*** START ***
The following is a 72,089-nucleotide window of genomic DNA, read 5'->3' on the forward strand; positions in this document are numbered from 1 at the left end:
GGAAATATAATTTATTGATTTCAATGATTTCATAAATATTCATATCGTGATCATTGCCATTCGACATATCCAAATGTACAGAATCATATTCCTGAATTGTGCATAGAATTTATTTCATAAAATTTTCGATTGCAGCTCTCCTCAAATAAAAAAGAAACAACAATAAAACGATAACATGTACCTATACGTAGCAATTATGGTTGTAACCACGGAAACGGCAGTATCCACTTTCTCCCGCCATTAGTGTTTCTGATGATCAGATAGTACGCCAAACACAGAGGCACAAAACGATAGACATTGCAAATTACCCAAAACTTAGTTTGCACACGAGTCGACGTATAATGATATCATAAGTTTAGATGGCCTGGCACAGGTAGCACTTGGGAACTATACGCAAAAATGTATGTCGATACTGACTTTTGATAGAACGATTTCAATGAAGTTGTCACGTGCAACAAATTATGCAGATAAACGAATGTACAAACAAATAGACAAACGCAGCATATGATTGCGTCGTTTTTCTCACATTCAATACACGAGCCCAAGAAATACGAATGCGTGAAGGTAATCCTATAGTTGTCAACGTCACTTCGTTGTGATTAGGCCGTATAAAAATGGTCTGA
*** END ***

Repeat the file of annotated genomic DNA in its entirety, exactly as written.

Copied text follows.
The following is a 72,089-nucleotide window of genomic DNA, read 5'->3' on the forward strand; positions in this document are numbered from 1 at the left end:
GGAAATATAATTTATTGATTTCAATGATTTCATAAATATTCATATCGTGATCATTGCCATTCGACATATCCAAATGTACAGAATCATATTCCTGAATTGTGCATAGAATTTATTTCATAAAATTTTCGATTGCAGCTCTCCTCAAATAAAAAAGAAACAACAATAAAACGATAACATGTACCTATACGTAGCAATTATGGTTGTAACCACGGAAACGGCAGTATCCACTTTCTCCCGCCATTAGTGTTTCTGATGATCAGATAGTACGCCAAACACAGAGGCACAAAACGATAGACATTGCAAATTACCCAAAACTTAGTTTGCACACGAGTCGACGTATAATGATATCATAAGTTTAGATGGCCTGGCACAGGTAGCACTTGGGAACTATACGCAAAAATGTATGTCGATACTGACTTTTGATAGAACGATTTCAATGAAGTTGTCACGTGCAACAAATTATGCAGATAAACGAATGTACAAACAAATAGACAAACGCAGCATATGATTGCGTCGTTTTTCTCACATTCAATACACGAGCCCAAGAAATACGAATGCGTGAAGGTAATCCTATAGTTGTCAACGTCACTTCGTTGTGATTAGGCCGTATAAAAATGGTCTGA